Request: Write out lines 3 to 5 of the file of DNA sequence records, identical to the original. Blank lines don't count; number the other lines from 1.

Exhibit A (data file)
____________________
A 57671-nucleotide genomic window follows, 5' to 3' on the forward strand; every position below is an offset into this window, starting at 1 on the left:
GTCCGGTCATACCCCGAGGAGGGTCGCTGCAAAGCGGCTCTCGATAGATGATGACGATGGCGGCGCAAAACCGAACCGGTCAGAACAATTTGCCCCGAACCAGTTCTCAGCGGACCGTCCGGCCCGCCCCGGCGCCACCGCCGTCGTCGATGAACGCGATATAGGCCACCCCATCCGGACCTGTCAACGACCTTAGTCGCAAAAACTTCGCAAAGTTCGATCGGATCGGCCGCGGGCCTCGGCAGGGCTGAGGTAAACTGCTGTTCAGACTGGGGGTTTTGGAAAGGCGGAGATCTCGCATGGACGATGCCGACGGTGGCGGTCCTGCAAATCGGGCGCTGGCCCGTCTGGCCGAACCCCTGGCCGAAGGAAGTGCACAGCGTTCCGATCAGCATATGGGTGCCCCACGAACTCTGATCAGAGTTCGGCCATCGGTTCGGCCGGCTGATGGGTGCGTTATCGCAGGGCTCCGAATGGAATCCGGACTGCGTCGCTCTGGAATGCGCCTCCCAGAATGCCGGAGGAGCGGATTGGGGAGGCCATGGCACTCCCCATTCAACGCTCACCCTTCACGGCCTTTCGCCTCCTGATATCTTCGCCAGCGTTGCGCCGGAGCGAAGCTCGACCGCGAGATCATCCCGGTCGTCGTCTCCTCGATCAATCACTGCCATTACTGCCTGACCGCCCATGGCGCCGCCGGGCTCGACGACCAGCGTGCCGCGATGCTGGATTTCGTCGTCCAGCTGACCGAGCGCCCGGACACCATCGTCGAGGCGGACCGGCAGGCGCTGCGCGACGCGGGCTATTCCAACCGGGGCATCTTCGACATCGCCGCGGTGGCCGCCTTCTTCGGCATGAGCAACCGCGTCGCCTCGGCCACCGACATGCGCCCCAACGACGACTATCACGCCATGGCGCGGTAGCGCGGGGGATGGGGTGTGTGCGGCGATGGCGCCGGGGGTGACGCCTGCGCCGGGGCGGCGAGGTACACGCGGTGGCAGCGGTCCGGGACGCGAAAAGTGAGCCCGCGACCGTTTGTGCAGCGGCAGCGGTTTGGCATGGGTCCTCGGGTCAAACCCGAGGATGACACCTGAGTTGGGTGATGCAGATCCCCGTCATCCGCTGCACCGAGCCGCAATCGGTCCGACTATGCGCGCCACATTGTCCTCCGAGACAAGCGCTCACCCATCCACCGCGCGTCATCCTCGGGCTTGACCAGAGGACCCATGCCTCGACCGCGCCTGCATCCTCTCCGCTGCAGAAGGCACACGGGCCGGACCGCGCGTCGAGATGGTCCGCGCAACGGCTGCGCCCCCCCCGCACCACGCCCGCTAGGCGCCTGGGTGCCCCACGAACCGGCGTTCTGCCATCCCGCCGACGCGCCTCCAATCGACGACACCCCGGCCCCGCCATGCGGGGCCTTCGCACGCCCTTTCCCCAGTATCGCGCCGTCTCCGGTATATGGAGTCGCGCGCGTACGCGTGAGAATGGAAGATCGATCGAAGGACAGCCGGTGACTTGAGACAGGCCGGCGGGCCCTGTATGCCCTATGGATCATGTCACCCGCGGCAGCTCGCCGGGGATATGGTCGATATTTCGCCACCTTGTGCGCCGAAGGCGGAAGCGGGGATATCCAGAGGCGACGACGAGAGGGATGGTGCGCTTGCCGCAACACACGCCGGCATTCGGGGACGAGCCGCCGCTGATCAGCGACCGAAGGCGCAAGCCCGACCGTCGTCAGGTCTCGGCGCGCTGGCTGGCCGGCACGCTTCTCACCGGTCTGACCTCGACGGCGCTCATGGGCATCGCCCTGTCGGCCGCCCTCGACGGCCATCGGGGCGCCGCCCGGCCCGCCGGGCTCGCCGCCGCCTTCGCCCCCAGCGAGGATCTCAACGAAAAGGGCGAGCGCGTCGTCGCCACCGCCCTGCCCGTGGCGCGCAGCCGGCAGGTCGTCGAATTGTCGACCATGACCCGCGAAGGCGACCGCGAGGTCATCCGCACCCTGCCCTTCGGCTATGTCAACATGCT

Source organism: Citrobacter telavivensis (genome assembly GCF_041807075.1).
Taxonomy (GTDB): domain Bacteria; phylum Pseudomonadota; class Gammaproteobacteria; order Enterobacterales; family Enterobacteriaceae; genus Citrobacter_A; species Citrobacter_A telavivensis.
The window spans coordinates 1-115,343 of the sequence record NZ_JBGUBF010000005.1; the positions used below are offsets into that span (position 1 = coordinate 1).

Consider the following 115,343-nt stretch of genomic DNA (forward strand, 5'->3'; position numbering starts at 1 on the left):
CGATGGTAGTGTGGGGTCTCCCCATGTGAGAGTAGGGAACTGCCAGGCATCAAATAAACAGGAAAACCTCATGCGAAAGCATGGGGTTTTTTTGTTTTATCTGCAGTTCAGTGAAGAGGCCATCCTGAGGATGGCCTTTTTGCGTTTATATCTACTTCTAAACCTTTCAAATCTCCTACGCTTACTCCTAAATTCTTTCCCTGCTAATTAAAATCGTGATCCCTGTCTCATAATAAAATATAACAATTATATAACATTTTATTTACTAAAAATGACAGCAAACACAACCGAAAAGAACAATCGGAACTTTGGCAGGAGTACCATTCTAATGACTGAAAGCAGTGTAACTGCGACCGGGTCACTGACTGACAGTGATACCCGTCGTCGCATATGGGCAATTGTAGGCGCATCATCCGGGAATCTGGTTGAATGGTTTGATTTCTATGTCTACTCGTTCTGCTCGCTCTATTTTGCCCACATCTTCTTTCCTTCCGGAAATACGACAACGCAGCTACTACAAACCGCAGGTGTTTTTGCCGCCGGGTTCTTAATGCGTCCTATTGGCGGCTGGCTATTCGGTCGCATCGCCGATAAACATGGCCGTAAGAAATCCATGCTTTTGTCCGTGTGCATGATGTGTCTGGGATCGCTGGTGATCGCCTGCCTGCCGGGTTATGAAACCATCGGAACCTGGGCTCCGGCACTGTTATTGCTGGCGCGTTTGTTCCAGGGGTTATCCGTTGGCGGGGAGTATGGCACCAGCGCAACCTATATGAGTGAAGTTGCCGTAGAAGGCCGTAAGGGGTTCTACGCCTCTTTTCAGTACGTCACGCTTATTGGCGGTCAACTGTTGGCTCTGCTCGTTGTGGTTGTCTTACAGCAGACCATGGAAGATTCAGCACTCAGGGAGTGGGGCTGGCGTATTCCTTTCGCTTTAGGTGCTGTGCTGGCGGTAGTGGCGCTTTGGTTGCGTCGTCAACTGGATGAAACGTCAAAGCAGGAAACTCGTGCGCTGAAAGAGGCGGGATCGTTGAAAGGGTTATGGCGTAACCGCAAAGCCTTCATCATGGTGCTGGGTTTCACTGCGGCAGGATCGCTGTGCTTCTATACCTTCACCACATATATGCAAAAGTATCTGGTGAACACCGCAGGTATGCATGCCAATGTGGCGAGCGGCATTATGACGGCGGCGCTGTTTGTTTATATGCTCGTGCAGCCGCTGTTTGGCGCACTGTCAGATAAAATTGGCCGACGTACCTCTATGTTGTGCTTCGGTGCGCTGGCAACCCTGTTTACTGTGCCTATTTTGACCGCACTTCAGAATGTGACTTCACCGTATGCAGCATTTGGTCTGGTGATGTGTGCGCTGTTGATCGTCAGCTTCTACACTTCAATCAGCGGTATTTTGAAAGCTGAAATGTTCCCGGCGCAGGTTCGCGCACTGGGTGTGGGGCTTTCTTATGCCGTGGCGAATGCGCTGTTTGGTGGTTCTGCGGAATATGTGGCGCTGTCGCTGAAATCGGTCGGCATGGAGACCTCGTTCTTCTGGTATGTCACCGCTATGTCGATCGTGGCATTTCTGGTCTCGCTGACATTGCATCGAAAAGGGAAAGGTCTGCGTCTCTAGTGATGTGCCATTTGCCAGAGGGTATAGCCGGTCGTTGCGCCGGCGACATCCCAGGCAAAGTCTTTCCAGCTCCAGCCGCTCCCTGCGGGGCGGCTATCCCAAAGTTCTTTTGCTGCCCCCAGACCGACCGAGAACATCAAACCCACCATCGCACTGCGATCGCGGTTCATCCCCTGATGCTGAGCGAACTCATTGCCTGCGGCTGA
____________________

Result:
Source organism: Citrobacter telavivensis (genome assembly GCF_041807075.1).
Taxonomy (GTDB): domain Bacteria; phylum Pseudomonadota; class Gammaproteobacteria; order Enterobacterales; family Enterobacteriaceae; genus Citrobacter_A; species Citrobacter_A telavivensis.
The window spans coordinates 1-115,343 of the sequence record NZ_JBGUBF010000005.1; the positions used below are offsets into that span (position 1 = coordinate 1).